Roberto Heras' Liberty Seguros team says it will have no option but to fire Heras if the B-sample test from stage 20 of this year's Vuelta confirms the A-sample finding that he used EPO during the Vuelta.
"If the positive is confirmed he will have to leave Liberty Seguros," team manager Pablo Anton told Spanish sports daily AS. "All the teams in the UCI ProTour have signed a code of ethics which states that any rider who tests positive will be fired."
Heras' B-sample test is scheduled to be conducted at three separate labs on November 21. Anton says the team will wait until then before taking any action. "He has been suspended provisionally, but up until that date we will be supporting him," said Anton. "We should respect his rights and a presumption of innocence until then."
Heras continues to maintain his innocence, and told Marca that the news of the positive test was, "the worst moment in my sporting career."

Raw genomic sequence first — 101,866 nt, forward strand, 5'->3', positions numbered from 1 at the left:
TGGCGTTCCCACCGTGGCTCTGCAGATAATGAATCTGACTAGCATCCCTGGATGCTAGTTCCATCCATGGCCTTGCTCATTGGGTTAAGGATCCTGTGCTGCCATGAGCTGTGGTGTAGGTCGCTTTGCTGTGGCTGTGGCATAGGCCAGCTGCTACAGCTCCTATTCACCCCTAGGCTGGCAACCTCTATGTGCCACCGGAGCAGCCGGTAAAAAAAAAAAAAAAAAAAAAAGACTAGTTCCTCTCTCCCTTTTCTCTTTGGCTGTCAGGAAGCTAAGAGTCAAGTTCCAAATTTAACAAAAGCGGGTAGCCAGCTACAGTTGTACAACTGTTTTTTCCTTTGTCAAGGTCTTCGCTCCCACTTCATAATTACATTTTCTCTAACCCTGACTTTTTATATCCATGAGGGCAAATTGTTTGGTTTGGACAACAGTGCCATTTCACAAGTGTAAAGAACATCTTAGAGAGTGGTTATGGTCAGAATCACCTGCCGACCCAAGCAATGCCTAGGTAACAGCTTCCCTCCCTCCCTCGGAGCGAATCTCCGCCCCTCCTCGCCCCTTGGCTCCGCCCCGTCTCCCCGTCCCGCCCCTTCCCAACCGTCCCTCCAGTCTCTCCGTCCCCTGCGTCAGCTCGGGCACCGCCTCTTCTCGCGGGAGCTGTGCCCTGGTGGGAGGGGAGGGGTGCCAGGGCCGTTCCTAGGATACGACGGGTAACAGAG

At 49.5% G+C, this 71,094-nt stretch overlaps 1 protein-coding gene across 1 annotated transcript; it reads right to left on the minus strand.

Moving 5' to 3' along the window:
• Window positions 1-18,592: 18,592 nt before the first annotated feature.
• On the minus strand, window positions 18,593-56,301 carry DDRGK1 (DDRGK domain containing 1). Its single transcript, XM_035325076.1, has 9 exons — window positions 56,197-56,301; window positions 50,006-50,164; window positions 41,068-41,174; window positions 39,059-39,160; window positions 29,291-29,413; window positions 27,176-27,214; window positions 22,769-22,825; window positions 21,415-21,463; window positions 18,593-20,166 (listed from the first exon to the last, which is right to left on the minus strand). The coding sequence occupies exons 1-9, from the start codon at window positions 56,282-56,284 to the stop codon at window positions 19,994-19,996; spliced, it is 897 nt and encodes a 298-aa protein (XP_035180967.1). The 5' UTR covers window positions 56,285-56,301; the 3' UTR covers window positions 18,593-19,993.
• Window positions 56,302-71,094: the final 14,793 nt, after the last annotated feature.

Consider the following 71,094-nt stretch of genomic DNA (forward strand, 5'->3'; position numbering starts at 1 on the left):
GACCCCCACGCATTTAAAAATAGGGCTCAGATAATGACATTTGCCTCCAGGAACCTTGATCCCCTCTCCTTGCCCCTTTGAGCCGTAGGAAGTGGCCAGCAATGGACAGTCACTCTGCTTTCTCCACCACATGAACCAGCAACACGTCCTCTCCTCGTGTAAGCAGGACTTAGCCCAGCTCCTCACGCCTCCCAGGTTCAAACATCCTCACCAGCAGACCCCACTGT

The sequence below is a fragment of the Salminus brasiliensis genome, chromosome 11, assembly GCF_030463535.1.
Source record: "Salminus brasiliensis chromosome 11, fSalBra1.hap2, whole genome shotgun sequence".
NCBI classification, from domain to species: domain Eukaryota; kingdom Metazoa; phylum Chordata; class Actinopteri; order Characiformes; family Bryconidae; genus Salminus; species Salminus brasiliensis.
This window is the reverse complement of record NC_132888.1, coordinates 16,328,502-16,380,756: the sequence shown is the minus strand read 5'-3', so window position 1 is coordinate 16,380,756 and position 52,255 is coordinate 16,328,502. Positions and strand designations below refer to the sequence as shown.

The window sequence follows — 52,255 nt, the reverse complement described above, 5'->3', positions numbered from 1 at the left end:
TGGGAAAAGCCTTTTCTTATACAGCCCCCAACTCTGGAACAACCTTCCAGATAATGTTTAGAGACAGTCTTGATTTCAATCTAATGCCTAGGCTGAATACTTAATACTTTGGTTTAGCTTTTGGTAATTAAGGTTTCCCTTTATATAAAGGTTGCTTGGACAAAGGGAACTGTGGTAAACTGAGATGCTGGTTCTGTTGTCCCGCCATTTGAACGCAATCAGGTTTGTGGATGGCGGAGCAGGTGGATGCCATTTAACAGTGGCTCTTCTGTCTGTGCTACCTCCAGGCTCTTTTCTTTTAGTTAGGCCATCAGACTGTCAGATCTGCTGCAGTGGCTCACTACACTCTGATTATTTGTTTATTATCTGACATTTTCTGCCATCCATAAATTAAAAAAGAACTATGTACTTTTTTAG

However, Heras said, "I don't want to portray myself as a victim. I believe it is a laboratory error and I'm concentrating all my efforts on proving it and that's why I've got a specialist lawyer on the case."
Heras is relying on previous false-positive A sample tests for EPO involving athletes from Spain and other countries. In 2001 Spanish track cyclist Joan Llaneras returned a non-negative A sample after the world championships in Antwerp, but was subsequently exonerated by the B-sample analysis.
Earlier this year Italian rider Fabrizio Guidi (Phonak) also came up non-negative after a test at the HEW Cyclassics on July 31. Phonak suspended Guidi, but he was later found negative by the B-sample analysis . In both those cases the negative finding came from a B-sample analysis conducted by the French anti-doping lab at Châtenay-Malabry, which is one of the three labs that will test Heras' B-sample.
A more complex recent case, that of Belgian Triathlete Rutger Beke, revealed problems with the EPO test, which in certain circumstances can produce a false positive even if conducted properly.